As the band onstage played one of their final sets of go-go music, Brittany Hardy and her family headed home from a shopping center parking lot in Prince George’s County with food in their hands and smiles on their faces.
“Put the guns down and keep the kids safe,” she said.
The “Our Streets, Our Future” rally — which brought together employment, counseling and mentoring resources — is one of several initiatives from county agencies this summer to help curb gun violence and prevent crime through community engagement. Though homicides have dropped about 30 percent compared with this time last summer, gun-related arrests and weapons recovery are up, and carjackings remain a concern, officials say. County police have investigated 45 homicides this year compared with 65 by this time last year, Police Chief Malik Aziz said at a news conference Tuesday.
Hours before the rally, which was organized by State’s Attorney Aisha Braveboy, Aziz separately announced the department’s summer crime initiative.
The countywide effort will focus on reducing gun violence, Aziz said. Special attention will be given to Langley Park and Lewisdale, Dodge Park, Clinton Plaza, parts of Temple Hills and District Heights, and areas along the D.C. border, among other locations. Aziz said increased patrols and other resources have been deployed in those areas.
The department will put on more than a dozen community events, such as neighborhood walks, community meetings on crime prevention, athletic activities for young people, and trainings with seniors to help them avoid being targeted, Aziz said. The initiative aims to go beyond adding more cops on street corners, the chief said.
“What we did is to blossom our thinking, to move our thinking in a more holistic approach,” Aziz said.
As of Tuesday, the department had recovered 828 guns so far this year, compared with 660 last year, and made 577 gun-related arrests, a 20 percent increase over last year, Aziz said. Carjackings were up to 219 this year, compared with 134 by this time last year. The department has made more than 80 carjacking arrests, which Aziz attributes in part to the establishment of a carjacking interdiction unit. And though carjackings are up overall, the county has seen a decrease in the past few weeks.
Violent crime is down 16 percent in the past month, Aziz said. That includes the start of the summer crime initiative, which began June 13 and continues through August 28.
However, Aziz noted that over the past two weeks, “high-powered weaponry” has been used in crimes. A 6-year-old girl was shot and critically injured in a shooting Monday in Fort Washington, and a 14-year-old boy was hospitalized with serious injuries in a shooting on June 21 in Riverdale, police said.
In neighboring D.C., homicides are up 21 percent compared with last year, and as of Thursday, 12 people 18 or younger have been homicide victims this year, prompting increased concern and efforts from city leaders to reduce violence. The city has been increasing the involvement of police and residents trained in conflict resolution to help address violence, in addition to stepping up its efforts over the July Fourth weekend.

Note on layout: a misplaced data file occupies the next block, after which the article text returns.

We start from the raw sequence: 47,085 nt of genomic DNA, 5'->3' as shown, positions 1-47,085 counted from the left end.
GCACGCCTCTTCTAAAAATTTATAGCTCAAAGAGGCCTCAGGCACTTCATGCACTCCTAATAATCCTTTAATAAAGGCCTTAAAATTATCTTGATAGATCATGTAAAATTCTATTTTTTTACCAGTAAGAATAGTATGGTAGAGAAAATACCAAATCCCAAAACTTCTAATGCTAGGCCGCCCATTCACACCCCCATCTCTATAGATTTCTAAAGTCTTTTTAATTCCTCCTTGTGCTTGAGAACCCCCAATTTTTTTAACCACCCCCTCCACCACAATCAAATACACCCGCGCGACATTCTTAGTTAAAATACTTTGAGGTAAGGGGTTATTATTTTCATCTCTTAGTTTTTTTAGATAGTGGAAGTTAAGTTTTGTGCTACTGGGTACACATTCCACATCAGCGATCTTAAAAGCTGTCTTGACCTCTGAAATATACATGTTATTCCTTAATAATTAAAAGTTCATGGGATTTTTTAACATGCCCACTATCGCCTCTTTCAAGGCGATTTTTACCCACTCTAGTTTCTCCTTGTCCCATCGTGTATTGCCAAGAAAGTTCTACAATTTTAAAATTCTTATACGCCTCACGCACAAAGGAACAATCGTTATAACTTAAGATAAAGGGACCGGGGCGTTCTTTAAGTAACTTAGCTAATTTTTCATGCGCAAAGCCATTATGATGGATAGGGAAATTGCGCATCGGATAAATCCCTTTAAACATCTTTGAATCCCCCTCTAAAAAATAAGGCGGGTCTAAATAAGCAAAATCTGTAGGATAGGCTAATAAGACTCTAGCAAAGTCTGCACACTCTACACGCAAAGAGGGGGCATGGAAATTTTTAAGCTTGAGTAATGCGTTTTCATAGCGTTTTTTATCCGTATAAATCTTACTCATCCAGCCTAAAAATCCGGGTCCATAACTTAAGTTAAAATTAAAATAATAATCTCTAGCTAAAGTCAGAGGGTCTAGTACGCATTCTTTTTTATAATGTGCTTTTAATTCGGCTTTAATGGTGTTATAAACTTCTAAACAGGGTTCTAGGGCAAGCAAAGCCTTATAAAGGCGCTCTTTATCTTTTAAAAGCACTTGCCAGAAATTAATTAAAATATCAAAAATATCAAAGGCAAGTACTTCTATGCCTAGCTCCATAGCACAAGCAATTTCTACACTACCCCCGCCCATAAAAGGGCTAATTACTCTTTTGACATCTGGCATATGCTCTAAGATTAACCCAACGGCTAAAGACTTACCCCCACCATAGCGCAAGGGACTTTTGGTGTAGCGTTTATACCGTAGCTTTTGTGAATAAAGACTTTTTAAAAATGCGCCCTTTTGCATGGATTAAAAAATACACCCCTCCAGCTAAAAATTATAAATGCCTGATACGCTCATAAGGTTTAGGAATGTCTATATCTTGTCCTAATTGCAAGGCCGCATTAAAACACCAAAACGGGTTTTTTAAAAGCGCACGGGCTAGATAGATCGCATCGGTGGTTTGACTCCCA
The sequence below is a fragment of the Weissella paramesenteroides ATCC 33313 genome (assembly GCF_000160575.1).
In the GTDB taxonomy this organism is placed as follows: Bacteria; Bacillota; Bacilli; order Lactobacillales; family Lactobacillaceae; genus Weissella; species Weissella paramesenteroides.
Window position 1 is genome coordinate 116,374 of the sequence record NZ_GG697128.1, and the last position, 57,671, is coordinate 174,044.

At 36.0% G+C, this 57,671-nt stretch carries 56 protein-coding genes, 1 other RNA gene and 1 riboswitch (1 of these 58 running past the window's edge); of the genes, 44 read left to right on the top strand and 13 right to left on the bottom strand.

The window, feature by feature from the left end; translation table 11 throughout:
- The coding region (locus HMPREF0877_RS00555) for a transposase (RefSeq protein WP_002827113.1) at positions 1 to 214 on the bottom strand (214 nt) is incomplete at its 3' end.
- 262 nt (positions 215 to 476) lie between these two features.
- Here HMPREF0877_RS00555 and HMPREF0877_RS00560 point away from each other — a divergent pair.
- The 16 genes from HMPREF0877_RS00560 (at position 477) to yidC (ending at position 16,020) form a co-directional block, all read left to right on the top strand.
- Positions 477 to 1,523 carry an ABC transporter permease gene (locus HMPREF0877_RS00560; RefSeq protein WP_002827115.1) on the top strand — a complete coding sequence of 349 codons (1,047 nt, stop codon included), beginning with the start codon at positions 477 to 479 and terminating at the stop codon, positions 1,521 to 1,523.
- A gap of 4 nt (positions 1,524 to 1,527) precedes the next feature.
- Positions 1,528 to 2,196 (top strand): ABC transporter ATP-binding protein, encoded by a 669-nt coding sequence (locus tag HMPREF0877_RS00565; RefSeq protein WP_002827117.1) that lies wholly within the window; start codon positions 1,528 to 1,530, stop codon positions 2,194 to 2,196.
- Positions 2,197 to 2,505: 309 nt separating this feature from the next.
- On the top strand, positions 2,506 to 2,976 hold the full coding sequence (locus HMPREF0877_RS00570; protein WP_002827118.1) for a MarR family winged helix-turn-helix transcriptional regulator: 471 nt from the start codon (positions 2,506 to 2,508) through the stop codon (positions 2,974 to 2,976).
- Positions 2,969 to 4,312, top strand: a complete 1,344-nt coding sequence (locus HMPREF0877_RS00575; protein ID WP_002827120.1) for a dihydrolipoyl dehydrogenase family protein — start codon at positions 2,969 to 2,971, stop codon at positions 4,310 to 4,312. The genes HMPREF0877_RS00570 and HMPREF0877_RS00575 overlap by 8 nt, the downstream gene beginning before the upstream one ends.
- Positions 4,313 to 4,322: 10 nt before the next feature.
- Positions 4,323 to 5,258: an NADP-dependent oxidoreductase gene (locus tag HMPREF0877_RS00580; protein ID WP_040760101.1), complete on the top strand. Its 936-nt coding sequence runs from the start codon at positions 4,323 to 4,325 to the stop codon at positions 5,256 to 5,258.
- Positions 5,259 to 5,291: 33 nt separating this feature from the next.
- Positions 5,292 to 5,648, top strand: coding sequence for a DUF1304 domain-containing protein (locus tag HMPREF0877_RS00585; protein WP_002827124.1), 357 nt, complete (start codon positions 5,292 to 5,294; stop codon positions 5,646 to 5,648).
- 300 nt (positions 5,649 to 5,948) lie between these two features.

In Prince George’s, Aziz said the department hopes to see youths involved in the activities and noted the department’s focus on addressing the “disturbing trend” of some youths committing crimes and gun violence.
Founded last summer in response to increased youth violence, County Executive Angela D. Alsobrooks’s Summer Passport Experience, for 12-to-15-year-olds who applied for the program, begins this Tuesday. It provides activities throughout the county to keep kids safe and engaged during the summer, said Gina Ford, communications director for Alsobrooks. The county’s Summer Youth Enrichment Program, already underway, will provide summer employment opportunities for about 6,000 youths, Ford said.
The Oxon Hill rally, organized in partnership with D.C. Council member Trayon White Sr. and Prince George’s County Council member Edward P. Burroughs III, drew more than 200 people to the Eastover Shopping Center parking lot, where local organizations, vendors, job readiness groups and local police agencies had set up booths.
Braveboy said fighting crime is about more than prosecuting people.
“We are focusing on protecting our communities by getting people out of our communities who mean us harm,” Braveboy said in an interview. “Now, there are people who have committed offenses in the past, they’ve been held accountable, they may commit another offense. But that’s because they don’t have the resources. This is what’s going to make the difference.”
A large white canvas provided by the Prince George’s Arts and Humanities Council stood next to the stage, blank except for the words “Our Streets, Our Future” in big, outlined letters. One by one, people stopped to contribute colorful designs and messages, including “GUNS DOWN” and “STOP VIOLENCE.”
Rhonda Dallas, executive director and chief curator of the arts council, said the canvas is the start of an effort, in collaboration with the state’s attorney’s office, to bring murals to areas that have been particularly affected by gun violence.
“We’re going to galvanize the community,” Dallas said. “We all have a creative side. Self-expression, self-awareness, just being respectful of your environment and making sure that it’s safe.”